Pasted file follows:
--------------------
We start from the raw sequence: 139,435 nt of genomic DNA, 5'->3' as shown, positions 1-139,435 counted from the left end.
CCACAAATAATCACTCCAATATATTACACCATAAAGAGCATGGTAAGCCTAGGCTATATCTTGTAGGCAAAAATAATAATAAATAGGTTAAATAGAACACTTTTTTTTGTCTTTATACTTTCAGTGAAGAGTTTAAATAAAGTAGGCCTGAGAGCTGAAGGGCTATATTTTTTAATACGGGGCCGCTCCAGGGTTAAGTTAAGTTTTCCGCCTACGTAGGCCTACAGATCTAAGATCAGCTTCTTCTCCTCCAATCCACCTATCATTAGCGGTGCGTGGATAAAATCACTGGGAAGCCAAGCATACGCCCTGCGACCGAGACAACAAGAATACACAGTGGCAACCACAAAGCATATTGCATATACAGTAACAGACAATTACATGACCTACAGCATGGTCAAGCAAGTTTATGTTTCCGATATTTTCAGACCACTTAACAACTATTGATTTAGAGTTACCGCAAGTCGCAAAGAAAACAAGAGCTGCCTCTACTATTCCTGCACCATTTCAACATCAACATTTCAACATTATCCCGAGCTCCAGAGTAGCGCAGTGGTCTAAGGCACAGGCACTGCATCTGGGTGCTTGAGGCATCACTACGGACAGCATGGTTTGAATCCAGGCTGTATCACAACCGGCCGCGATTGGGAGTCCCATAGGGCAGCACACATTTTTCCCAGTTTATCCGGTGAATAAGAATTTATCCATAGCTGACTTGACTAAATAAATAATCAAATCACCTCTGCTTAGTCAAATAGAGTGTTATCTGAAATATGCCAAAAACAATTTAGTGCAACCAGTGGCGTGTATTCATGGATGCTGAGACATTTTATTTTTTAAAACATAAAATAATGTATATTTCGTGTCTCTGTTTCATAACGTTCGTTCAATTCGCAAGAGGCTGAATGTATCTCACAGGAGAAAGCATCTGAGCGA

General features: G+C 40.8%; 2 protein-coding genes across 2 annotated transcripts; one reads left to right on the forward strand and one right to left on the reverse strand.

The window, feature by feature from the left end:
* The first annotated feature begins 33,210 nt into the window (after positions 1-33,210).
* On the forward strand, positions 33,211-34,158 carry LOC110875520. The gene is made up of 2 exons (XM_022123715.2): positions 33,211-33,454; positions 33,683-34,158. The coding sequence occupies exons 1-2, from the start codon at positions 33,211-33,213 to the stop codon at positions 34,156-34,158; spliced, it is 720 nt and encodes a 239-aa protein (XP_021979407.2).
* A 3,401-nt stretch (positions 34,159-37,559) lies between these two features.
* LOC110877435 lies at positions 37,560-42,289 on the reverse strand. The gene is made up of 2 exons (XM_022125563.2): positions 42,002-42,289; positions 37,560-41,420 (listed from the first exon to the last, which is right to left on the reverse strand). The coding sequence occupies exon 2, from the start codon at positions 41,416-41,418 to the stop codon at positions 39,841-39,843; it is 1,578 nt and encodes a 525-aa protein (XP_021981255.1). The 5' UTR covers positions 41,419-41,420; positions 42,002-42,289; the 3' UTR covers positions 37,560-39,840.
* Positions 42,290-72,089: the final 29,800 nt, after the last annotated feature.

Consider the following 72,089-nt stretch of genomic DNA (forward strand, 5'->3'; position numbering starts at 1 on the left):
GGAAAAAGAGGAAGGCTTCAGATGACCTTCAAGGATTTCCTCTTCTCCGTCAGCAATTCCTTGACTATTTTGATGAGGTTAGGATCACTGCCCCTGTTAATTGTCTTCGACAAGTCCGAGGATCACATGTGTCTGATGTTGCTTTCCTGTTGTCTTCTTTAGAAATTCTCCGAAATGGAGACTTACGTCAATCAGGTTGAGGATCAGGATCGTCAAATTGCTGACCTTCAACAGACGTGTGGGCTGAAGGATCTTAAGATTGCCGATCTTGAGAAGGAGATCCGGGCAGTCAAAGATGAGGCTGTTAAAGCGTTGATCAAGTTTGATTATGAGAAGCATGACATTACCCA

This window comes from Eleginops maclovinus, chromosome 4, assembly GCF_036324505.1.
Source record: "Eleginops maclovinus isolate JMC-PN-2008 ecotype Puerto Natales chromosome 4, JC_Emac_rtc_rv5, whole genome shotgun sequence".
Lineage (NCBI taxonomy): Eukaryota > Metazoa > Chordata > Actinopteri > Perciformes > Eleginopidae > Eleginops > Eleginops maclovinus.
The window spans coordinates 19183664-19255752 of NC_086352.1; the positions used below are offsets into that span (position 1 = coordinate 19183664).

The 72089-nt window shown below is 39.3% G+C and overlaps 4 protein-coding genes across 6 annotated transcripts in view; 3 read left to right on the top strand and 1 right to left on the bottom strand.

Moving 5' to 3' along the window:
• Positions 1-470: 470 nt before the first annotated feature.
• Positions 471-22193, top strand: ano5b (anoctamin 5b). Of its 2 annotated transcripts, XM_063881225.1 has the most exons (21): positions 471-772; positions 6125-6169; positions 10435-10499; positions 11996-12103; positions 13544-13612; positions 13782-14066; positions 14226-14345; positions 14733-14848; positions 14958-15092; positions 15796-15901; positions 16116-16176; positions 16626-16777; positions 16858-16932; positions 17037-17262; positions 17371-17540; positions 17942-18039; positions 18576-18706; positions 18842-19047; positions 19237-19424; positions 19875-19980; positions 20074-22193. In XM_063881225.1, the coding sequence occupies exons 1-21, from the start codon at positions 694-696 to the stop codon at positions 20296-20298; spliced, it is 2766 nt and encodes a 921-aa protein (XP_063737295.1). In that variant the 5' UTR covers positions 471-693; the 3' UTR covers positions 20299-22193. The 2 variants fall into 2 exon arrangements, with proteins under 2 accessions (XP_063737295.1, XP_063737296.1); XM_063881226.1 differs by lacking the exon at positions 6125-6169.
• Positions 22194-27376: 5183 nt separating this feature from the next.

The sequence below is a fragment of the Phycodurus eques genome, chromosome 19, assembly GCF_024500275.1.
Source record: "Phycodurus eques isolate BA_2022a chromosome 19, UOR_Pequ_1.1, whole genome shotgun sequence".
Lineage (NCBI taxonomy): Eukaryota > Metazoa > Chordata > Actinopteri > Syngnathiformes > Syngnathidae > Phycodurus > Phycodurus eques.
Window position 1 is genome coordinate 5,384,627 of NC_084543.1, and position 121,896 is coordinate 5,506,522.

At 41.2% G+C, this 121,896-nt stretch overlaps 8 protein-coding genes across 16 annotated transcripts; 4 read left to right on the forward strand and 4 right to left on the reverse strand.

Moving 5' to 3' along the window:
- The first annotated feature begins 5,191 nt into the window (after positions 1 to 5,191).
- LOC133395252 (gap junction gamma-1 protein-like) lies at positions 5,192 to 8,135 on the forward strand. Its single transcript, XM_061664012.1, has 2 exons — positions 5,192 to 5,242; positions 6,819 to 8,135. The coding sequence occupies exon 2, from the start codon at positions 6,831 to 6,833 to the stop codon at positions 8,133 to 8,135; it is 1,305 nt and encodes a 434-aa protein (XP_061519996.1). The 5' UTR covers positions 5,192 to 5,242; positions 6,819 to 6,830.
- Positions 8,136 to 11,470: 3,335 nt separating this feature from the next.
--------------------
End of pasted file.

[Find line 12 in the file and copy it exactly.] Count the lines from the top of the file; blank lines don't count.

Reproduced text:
This window comes from Eleginops maclovinus, chromosome 4, assembly GCF_036324505.1.